The French words piquant or épicé (spicy) might mean something different to you than they do to a French person.
It's one of the most common questions from new arrivals – where can I find a proper curry or some really good spicy snacks?
And the answer is that it's quite difficult as spices are in general used a lot less in French cooking. This doesn't mean that their food is bland – excellent produce combined with lashings of salt, butter and garlic take care of that – but if you like to finish a meal with your tastebuds tingling and your skin glowing you are likely to be disappointed.
But it's not just hot spices that are less common, even cinnamon – surely the gentlest of all spices – divides opinion.
We never heard this before either – do French people hate cinnamon?!
(I mean you can buy it in most French supermarkets, so that would suggest not . . .) https://t.co/ouQcZdhY60
— The Local France (@TheLocalFrance) November 24, 2020
When, inspired by an article on Thanksgiving cookery in the New Yorker by former Lyon resident Bill Buford, we asked our readers whether it's true that the French hate cinnamon, plenty of people replied to say they had been advised to tone down the cinnamon in their cookery to suit the French palate.
Since I cook a lot and like cinnamon, I can confirm that yes, for some reason which makes no sense to me many people here hate it.
— ChrisInParis (@ChrisInParis) November 24, 2020
I made apple cake with cinnamon and my French friend asked me why the English put cinnamon in everything!
— Clare Deavall (@CDeavall) November 24, 2020
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See also on The Local:
Cinnamon, no. Other spices? lol yes. If it's spicier than diet yogurt…
— Cass Frances (@Cass_Frances_) November 24, 2020
If you try and name classic French dishes that contain spice, you won't come up with much.
The Christmas favourite of pain d'épice (spice bread, more commonly translated as gingerbread) sounds promising but although it is a delicious festive treat, the spicing is usually pretty gentle.
Likewise vin chaud (hot wine or mulled wine) is popular and might contain a cinnamon stick or a piece of star anise but won't be heavily spiced while the popular Spéculoos biscuits have a fairly subtle cinnamon flavour.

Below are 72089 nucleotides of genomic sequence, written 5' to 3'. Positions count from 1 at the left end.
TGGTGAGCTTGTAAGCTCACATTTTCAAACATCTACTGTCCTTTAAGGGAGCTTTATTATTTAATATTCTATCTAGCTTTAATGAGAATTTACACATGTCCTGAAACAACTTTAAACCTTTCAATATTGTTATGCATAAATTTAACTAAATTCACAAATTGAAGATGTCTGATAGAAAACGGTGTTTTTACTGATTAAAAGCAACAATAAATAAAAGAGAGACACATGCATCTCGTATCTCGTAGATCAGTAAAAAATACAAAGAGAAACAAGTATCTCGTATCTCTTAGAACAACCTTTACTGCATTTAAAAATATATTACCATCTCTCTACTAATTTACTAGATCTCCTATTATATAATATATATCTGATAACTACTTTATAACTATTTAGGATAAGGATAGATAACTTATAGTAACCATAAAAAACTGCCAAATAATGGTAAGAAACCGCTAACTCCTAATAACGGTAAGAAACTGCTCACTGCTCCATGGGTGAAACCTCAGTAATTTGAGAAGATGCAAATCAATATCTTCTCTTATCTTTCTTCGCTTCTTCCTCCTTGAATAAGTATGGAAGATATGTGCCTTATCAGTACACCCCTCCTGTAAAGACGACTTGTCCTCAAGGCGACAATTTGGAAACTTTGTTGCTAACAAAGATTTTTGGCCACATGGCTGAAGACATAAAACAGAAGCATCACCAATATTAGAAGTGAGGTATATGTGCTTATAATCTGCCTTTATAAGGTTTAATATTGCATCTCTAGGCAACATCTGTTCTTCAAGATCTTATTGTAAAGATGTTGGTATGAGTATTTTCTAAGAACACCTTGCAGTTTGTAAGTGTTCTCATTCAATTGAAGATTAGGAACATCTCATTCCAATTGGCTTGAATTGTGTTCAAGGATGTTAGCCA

The French pain d'épice – delicious, yes. Spicy? Not really. Photo: AFP
The only classically French thing with real heat that we could think of was Dijon mustard – the most powerful of which will certainly clear out your sinuses.
Of course, it's now 2020 and France is home to a large population of immigrants, some of whom have set up restaurants to bring foreign flavours to French shores.
For reasons related to colonialism, France doesn't have a large Indian, Pakistani or Bangladeshi community in the same way as the UK does, and therefore doesn't have the same 'curry culture'.
Indian restaurants exist in the larger cities, but you may find that they have toned down their spicing to suit delicate French palates.
The French equivalent of the high street curry house is couscousieres – inexpensive eateries that serve food from the Mahgreb – French-speaking north Africa.
While we highly recommend getting a tagine – it will almost invariably be delicious, generously-portioned and good value for money – the spicing from that part of the world is aromatic rather than fiery, so you won't find much that will blow your socks off.
The larger cities, especially Paris, do have thriving Asian restaurant scenes if you want a hit of Sichuahan pepper or kimchi – but again, you may need to specify that you want your food spicy.
So what lies behind the French delicacy when it comes to spices?
The most commonly-given reason is a simple lack of exposure – France isn't home to a large population from countries where food is eaten sizzling hot, so there's not much spicy food on offer in the average town.
The other reason may be to do with France's pride in its own cuisine, which has made it slower to embrace cooking from other cultures. Or to put it in a slightly snarkier way – the Brits eagerly embraced curry because their own food was bland and terrible!
Whatever the reason, if you want to eat something so hot that it makes your eyes water, you may have to cook it yourself. Most common cooking spices are available in French supermarkets, although if you want fresh chillis that are nudging the top of the Scoville scale you will be better off at street markets.
Or you could grown your own. The sunny climate of the south is ideal for raising a good crop of potent chillis, while plenty of foreigners in Paris lucky enough to own a balcony grow chilli plants in the summer, and some even operate an underground barter system for other spice-deprived newcomers.